Bay Journal

Topics: Pollution

Lower milk prices, demand taking toll on region’s dairy farmers

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For many dairy farmers in Chesapeake Bay states, the financial screws keep tightening.

While grain farmers can be hurt by disastrous years such as 2018 when water-soaked fields resulted in zero yields for some, they are backed by crop insurance programs that help get them through year-to-year market fluctuations.

But for dairy farmers, a decade of low milk prices brought on by oversupply and falling demand is taking a toll. Some ag lenders and those in the farm real estate business foresee a wave of banks shutting down credit for struggling dairy farmers this fall or winter, expediting a steady several-year stream of farmers leaving the business.

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About Pollution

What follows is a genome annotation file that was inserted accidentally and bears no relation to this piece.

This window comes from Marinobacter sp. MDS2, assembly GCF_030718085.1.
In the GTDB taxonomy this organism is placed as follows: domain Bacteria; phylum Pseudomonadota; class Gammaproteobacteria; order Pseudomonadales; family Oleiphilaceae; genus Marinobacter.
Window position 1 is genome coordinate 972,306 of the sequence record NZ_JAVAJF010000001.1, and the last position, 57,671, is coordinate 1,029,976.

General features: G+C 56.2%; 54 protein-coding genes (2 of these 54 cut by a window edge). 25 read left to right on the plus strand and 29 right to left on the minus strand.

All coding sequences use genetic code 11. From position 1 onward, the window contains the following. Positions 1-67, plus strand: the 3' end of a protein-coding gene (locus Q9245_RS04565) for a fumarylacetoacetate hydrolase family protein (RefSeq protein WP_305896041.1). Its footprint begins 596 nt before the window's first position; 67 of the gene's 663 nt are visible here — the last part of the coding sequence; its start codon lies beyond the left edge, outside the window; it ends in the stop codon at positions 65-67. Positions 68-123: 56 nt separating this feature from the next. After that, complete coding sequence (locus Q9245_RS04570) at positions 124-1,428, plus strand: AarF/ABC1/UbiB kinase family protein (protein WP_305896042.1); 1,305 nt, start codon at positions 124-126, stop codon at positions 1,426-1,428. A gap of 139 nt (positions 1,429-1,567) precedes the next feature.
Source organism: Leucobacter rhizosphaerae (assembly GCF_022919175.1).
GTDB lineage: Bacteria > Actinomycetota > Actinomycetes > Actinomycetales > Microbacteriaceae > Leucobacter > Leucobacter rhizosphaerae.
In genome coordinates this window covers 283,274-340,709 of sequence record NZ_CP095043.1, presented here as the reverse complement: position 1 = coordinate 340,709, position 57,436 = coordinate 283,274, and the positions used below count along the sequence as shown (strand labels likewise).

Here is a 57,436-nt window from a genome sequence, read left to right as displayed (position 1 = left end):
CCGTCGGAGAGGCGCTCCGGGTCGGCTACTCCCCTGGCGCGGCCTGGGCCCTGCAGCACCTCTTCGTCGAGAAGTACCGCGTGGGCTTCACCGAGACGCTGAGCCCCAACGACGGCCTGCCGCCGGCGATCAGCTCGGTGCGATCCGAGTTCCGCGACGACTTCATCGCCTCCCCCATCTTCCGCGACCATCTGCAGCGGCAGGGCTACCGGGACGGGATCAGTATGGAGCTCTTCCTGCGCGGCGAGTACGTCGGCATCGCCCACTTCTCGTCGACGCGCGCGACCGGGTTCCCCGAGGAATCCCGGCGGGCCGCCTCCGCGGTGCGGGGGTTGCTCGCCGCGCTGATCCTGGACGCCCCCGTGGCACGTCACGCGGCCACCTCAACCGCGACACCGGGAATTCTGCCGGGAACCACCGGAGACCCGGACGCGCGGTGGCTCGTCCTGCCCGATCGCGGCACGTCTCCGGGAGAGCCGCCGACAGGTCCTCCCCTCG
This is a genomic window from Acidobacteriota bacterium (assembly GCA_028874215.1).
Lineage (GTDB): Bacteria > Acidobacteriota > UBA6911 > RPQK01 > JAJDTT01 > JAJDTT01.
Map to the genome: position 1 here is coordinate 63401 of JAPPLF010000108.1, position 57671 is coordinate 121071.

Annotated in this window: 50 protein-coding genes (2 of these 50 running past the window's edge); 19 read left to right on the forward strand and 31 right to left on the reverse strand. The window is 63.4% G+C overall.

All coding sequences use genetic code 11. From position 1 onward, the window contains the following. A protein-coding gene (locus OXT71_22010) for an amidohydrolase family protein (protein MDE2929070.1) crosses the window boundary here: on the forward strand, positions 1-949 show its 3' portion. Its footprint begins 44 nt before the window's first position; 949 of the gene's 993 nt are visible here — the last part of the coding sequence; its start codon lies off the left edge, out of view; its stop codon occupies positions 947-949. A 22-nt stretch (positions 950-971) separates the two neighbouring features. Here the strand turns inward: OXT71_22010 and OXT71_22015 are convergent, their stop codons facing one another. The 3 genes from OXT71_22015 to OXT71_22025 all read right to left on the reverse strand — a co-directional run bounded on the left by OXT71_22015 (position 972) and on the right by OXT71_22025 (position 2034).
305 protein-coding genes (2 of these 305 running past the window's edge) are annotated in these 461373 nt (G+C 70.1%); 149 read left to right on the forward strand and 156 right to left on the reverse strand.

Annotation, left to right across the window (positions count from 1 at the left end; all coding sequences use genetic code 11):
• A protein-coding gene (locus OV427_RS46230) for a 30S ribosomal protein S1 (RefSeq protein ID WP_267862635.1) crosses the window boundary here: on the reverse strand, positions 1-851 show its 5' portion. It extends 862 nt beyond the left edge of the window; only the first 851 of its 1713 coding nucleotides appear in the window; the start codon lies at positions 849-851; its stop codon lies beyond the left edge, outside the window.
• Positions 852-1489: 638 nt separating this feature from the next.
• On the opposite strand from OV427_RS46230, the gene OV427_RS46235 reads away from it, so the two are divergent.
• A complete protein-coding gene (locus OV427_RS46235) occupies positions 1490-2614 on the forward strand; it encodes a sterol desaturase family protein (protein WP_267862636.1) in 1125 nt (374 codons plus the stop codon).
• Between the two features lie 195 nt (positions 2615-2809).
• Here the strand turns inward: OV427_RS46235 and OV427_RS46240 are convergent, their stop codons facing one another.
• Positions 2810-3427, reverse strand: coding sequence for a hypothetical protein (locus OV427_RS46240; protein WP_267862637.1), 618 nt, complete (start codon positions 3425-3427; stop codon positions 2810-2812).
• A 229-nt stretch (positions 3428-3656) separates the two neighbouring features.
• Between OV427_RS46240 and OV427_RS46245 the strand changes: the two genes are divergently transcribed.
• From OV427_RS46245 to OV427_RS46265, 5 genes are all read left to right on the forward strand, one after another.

Nutrient pollution, the nitrogen and phosphorus that originates from farms, wastewater treatment plants, stormwater runoff and air pollution, is a major source of pollution to the Chesapeake. In the Bay, they spur growth of algae blooms which block sunlight needed by important underwater grass beds. When the algae dies, they are decomposed in a process that depletes the water of oxygen needed by other species.

Sediment eroded from the land and streambanks degrades stream health and reduces water clarity. Toxins and other chemical contaminants also pose a direct threat to fish throughout the Bay and its watershed.

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